c. Workstation Check-Ups You will look for signs of trouble in any of the work stations, including the lab and public access site. You should make sure any and all of these stations are functioning, especially if there is a public workshop scheduled later that day or the next.

    d. Server Check-Ups You will check the office servers for signs of trouble, by using the web-based administration tool or a shell account associated with each server.

    e. Firewall Check-Ups You will check the status of the Internet gateway, including the ADSL modem and the firewall server. If there is a loss of the gateway, you should find out if the problem is with the ADSL provider or with the office equipment. If the firewall is at fault, you should either reset it, or switch to the alternate unit. If the loss is for any length of time, you should go around to everyone, including public users, helpdesk volunteers, and staff, and inform them of the status.

    f. Use Spare Time to Increase Knowledge If all is quiet on your shift, you should spend your free time working on some projects or raising the level of your current knowledge of the office setup. A final chore is to maintain a tidy space in your desk area and in the office storage space where tools and spare parts are kept.

  4. Attend weekly team meetings. (cancelled, starting July 2004)

    (cancelled, starting July 2004) a. Attend Wednesday Meetings We meet every Wednesday at 1:30 in the lab or in the boardroom if the lab is taken. You need to attend this meeting and report on your activities within the past week. Another reason to meet is to review projects in  progress in terms of priority and accuracy. If you cannot make a meeting, you should email a notice on the network admin email list.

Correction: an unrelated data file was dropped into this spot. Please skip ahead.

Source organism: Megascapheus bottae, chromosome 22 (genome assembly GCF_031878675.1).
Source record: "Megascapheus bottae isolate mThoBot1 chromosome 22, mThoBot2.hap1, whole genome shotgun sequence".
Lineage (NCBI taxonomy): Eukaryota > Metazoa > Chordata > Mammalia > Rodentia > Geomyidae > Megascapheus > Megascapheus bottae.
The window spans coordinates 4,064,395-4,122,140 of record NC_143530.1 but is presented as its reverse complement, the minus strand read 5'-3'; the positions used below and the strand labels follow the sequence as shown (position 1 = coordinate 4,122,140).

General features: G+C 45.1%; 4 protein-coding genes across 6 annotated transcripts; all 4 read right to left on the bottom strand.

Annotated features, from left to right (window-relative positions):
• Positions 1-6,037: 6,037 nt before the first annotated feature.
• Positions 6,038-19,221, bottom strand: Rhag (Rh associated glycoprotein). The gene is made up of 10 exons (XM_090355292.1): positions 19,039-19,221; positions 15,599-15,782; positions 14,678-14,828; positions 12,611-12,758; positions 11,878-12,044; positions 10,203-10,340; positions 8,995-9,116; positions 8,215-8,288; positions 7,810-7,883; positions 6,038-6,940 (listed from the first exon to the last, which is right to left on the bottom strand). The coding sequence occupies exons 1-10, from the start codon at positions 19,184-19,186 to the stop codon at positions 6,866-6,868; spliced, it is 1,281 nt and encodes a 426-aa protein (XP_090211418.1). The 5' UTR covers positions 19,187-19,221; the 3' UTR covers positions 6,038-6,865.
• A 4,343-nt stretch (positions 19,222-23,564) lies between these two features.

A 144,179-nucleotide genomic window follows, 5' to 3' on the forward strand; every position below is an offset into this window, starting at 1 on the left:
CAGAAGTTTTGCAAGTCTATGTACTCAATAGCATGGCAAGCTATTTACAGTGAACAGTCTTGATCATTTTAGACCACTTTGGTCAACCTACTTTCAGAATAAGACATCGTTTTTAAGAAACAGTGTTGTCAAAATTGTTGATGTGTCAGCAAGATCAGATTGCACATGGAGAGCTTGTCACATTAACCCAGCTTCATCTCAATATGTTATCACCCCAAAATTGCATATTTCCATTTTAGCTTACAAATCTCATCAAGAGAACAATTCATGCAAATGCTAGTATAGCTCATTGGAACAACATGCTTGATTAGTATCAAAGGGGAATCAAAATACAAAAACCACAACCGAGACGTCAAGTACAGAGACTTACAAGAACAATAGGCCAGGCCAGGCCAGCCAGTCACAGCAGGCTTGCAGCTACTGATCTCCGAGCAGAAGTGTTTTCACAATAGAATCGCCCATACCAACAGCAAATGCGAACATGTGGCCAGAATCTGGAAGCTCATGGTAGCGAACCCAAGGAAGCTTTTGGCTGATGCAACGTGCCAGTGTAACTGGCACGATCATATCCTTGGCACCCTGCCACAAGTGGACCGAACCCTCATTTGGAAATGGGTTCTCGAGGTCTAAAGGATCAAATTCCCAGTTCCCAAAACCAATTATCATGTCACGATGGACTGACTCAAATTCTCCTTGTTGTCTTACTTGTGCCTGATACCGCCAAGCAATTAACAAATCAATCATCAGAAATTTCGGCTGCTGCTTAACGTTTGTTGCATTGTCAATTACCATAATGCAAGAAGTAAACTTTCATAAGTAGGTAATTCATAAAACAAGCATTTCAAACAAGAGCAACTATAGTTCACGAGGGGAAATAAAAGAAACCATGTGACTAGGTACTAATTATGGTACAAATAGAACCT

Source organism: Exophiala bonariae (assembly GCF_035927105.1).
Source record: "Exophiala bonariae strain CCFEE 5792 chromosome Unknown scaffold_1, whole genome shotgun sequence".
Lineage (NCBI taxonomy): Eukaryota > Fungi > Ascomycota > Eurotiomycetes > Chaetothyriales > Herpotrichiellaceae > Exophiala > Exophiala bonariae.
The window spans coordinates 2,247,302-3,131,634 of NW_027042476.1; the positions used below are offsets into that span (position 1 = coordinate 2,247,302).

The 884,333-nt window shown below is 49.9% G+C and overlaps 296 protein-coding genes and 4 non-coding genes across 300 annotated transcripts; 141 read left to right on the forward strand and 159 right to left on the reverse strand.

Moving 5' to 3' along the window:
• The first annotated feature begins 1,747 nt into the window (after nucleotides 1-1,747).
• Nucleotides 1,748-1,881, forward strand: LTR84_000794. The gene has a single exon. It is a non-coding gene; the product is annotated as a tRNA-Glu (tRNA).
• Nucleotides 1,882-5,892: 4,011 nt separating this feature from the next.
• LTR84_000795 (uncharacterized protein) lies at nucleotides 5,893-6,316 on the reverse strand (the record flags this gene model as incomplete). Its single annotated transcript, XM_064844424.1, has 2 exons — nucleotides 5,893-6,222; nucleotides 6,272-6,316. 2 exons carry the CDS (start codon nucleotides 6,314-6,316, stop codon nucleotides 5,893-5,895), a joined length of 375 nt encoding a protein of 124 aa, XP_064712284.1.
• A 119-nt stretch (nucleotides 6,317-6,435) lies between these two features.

(cancelled, starting July 2004) b. Start the Meetings The meeting is usually conducted by the staff technical co-ordinator or the staff public access co-ordinator. Other staff people may also attend the meeting if they need to talk about a particular job, for example, fixing their broken computer. If no staff person is available to conduct the meeting, the team should just hold the meeting itself.

    (cancelled, starting July 2004) c. Give Training Workshop If you have added or changed something significant to the office servers or to the network, such as a new feature or a new procedure, you should give a ten-minute workshop to the team after the formal part of the meeting. You may need to repeat the workshop in the following week if you feel not enough members of the team was present.

VCN network topology